This finding is also useful. ‘The medical imaging community is constantly evaluating whether to use artificial colour to convey this type of information and which colours to use, and this study showed that adding colour helps a lot,’ says Victor Navarro, who worked on the Iowa trial but is now a research associate at Cardiff University.
‘This was never to replace human experts doing the diagnostic work, but to use the pigeons as a way of evaluating novel imaging techniques.’
A team at Emory University in Atlanta has trained dogs to lie in MRI scanners, a process that requires them to be so still that they can’t even scratch. This provides a non-invasive way to see how their brains work.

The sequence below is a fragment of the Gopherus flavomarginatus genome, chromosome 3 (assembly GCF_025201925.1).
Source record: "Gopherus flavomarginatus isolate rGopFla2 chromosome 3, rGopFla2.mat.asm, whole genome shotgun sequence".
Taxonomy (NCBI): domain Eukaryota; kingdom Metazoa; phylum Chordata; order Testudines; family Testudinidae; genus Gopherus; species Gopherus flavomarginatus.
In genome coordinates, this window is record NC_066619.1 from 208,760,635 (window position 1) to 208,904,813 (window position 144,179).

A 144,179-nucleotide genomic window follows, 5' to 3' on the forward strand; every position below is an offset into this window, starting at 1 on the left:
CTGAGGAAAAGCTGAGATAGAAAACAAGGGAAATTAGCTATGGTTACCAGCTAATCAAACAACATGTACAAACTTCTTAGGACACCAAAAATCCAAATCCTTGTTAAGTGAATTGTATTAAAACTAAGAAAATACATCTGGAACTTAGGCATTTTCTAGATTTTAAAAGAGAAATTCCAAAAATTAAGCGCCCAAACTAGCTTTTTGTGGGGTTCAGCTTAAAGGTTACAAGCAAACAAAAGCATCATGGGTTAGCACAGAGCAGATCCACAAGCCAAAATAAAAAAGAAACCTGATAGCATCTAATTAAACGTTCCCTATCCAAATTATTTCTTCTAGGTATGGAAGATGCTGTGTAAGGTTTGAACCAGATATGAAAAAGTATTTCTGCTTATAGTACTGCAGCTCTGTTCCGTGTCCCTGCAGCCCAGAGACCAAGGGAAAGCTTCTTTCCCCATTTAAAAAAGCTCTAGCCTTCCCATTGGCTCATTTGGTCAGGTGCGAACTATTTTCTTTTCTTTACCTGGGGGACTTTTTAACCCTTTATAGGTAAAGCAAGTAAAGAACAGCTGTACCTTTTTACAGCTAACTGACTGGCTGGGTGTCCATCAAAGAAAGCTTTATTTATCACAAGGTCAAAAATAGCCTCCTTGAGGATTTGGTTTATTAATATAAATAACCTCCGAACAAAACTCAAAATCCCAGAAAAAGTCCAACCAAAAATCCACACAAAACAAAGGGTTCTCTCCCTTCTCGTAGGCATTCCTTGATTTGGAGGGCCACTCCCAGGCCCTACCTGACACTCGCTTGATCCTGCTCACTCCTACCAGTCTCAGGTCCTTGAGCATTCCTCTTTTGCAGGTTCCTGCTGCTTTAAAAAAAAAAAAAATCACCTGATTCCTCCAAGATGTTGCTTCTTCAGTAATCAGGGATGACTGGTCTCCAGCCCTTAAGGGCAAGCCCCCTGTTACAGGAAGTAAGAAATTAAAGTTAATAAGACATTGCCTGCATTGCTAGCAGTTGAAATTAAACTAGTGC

MRI provides an image of the inside of the body. It isn’t painful but it is loud, so the dogs are given ear defenders, and the team trained the dogs to get used to the sound by playing with them in the MRI room.
While the main use is to study canine behaviour, a trial in 2017 found an application for human health — trying to work out which particular animals might make a good assistance dog.
These dogs need to have a calm and easy-going temperament. Breeds such as labradors are ideal, but even then 70 per cent don’t make the grade.
In their study, published in the journal Scientific Reports, the researchers discovered dogs with more activity in a part of the brain called the amygdala, which controls excitability, were more likely to fail training if shown a treat.
The process may one day be used by charities training assistance dogs, to save time and money.